“Gardening activity is of five kinds, namely, sowing, planting, fixing, placing, maintaining. In so far as gardening is an Art, all these may be taken under the one head, composing.”
The relation between art and the garden – and gardening as an act of composing and curating – can be understood not only metaphorically. In the case of documenta, the first edition was tightly bonded with garden(ing). A grandiose plan by Arnold Bode to stage the first exhibition of the 20th century’s avant-garde art, after the Nazi era banned it as “Entartete Kunst,” was realized in 1955 in Kassel as part of the Bundesgartenschau (German National Garden Show). documenta 1 was an accompanying event of the garden show, supported by the Bundesgartenschau not only financially but in the sense of visibility since the popularity of the garden show contributed to its success.
The first documenta was at least as ambitious and progressive as the last one, documenta fifteen, surrounded by misunderstandings and scandals. Whereas the first edition sought to build up a new art scene on the ruins of Kassel and an attempt to re-connect to the Western art world, documenta fifteen tried to demolish the dominant Western perspective through the concept of lumbung, understood as harvesting the knowledge of the common. The latter questioned the notion of the artwork and the rules of the art world, and focused on issues of collectivity, sustainability and ecology. Ilona Németh’s project Floating Gardens, presented by the lumbung partner OFF Biennale as part of their “What Ifs and Why Nots” project, was one of the artworks which raised those questions.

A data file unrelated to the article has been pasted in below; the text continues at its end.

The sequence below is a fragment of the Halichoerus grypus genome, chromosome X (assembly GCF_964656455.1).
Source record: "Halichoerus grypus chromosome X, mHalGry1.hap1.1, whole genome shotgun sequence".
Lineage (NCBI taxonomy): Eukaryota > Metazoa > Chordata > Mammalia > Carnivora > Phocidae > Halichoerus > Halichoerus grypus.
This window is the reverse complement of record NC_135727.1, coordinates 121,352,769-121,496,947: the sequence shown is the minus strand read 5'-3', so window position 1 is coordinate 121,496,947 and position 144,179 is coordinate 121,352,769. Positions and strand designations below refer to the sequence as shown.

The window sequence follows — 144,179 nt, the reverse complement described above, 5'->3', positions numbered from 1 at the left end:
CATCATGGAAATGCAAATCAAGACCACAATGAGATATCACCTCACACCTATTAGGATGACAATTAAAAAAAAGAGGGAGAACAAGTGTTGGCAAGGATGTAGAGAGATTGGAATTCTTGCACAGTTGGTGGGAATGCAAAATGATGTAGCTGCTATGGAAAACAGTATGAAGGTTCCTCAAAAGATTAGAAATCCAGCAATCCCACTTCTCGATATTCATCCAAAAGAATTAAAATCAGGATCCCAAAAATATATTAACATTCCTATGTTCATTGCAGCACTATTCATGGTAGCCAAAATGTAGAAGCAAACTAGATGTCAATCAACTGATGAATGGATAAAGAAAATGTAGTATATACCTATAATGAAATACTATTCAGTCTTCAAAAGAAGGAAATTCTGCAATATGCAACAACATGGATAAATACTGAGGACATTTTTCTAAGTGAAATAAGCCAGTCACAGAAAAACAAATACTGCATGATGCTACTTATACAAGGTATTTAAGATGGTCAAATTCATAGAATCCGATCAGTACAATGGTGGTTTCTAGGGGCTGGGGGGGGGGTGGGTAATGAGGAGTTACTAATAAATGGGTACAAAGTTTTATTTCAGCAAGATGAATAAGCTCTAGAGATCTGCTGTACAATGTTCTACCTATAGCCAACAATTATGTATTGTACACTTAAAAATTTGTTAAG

Németh’s Floating Gardens is a new version of the artist’s earliest project of the same title, which was presented in the exhibition “Art on Lake” in Budapest, Hungary in 2011. In this work, containing two floating polypropylene objects anchored to the lake, fully planted with different types of plants, the artist thematized the wanted control by humanity. Control of nature is one of the main traits of humans, and the case of structure the garden can be a valid case-study: for English gardens (introduced in the 18th century), which one of her objects referred to, “the desire [was] to transform the countryside into a garden that resembles the countryside”. The second object rooted from the structure of French garden design (introduced in the middle of the 17th century), which shows the radical control of nature in a more unambiguous way. For documenta fifteen, instead of critically reflecting on the well-known garden designs, she replanned the project with a forward-looking concept and created the Future Garden and the Healing Garden. Németh recycled the containers but selected the plants and composed the gardens differently. For the Future Garden, she cooperated with climate experts and researchers of the University of Kassel to choose species which have adapted to global weather changes and/or have the ability to cleanse the soil. The artist filled the container with a parcel of soil, together with its diverse vegetation that has spontaneously emerged due to climate change. The parcel was taken from the university’s campus and the plants growing there were combined with intentionally chosen plants.